Picture this: You are back in elementary school. It's Father's Day and all the dads are coming in to talk to the class about their jobs. Every student has an extra chair by their side for their father to sit in. Class begins and everyone takes their places. Everyone is giggly and having a great time with their father. But you… you are feeling different. The chair next to yours is empty. It has always been empty. Your father has never been in the picture. That's what Radio 101 student, Samiya Arrington felt every year on Father's Day, and any other special occasion where dads were supposed to be involved. According to Dr. Samuel Gladding, a professor of counseling at Wake Forest University, this can be very hard on young kids.
“It's very understandable that kids blame themselves for their parents behavior and a reason for that is that they just don't understand what the parent is going through. The younger the child, the more likely he/she is to blame themselves for their parents' behavior. Kids who are older understand better that they are different from their parents and they usually do not have, or never have, a direct impact on what their parents do or how their parents behave,” Explained Gladding.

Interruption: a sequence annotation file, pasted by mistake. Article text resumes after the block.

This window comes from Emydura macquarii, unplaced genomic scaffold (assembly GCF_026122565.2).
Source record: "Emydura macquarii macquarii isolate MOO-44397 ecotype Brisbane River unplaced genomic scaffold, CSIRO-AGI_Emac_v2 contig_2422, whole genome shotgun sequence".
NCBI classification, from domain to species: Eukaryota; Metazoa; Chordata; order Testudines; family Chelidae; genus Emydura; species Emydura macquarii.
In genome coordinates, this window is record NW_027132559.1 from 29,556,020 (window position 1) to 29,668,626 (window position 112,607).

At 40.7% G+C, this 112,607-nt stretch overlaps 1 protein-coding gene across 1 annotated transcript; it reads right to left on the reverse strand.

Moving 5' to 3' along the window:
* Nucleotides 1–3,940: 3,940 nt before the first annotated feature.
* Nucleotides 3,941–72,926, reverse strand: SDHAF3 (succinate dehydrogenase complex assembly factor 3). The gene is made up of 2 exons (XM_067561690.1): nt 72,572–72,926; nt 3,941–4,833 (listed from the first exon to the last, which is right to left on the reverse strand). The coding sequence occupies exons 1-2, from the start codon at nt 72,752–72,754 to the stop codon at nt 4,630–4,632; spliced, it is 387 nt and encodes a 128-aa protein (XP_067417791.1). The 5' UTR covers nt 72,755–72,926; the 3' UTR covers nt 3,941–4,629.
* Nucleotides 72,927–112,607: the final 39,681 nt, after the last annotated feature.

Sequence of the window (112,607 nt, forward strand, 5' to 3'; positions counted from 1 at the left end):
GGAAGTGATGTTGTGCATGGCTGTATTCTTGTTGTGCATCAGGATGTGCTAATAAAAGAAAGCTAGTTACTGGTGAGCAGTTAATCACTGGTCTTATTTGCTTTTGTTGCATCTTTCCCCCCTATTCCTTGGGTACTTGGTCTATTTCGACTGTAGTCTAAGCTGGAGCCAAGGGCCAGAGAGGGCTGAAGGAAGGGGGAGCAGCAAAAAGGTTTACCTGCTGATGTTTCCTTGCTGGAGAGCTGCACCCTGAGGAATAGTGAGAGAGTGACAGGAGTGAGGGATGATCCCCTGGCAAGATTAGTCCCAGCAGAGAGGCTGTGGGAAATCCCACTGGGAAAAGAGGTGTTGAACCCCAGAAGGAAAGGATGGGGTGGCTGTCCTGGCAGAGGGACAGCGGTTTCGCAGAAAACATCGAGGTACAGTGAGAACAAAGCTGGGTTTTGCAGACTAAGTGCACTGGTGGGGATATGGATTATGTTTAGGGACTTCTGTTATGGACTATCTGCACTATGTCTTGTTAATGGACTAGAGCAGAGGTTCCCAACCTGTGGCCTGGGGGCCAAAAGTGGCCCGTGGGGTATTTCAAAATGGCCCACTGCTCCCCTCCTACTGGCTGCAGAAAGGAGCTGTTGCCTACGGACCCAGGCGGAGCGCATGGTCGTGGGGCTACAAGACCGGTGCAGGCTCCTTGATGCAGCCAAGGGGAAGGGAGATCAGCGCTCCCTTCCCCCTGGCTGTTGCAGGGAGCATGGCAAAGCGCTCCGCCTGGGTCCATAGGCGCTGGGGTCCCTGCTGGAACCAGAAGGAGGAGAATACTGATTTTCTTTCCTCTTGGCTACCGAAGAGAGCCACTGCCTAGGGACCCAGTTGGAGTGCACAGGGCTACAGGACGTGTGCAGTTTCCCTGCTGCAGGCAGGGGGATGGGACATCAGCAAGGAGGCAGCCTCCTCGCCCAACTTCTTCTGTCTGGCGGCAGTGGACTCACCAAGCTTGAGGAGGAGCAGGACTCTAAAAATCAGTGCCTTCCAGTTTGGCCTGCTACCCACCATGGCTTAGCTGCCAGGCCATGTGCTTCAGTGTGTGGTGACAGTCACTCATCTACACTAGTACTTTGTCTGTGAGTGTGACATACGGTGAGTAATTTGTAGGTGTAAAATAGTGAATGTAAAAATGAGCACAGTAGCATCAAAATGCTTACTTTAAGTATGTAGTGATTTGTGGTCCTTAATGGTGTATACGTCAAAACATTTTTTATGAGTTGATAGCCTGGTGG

Samiya is not alone. Data from the 2018 America's Families and Living Arrangements by the U.S. Census Bureau reveals that about one in four children under the age of 18 in the U.S. are being raised without a father. According to Dr. Gladding, however, it is not all bad news for children raised in single-parent households.
“It's not necessarily a deficit that one has in just having one parent, unless a kid thinks that they are missing something that's so vital to themselves that they can live without it. We do find that single-parent homes are more democratic than homes that have two parents--children who are in those homes grow up to be quite responsible and innovative because many times they have to work things out for themselves rather than to have someone instruct them,” Gladding explained.
Moreover, the absence of a parent can be mitigated by looking for role-models inside or outside of the core family.
“It helps if have we parental figures. Those people who can help us get through different ages and stages,” Gladding added.
“In my case, it was my brother Patrick. He took me and my sister places and told me that even without my dad I will always be okay because I always will have him to step in. He moved away when I turned 12 and during that time I had to realize that I needed to grow up,” said Arrington.
For Samiya, growing up meant revisiting those feelings of abandonment and guilt from when she was in elementary school. Now a little older and wiser, the results were different.
“One day, it just clicked. I had been living without him for so long that I realized I didn't really need him. I realized that there was nothing I could do. I finally understood that I shouldn't put myself down because he wasn't there. His leaving was not about me. It was because of him. I know that now,” Concluded Arrington.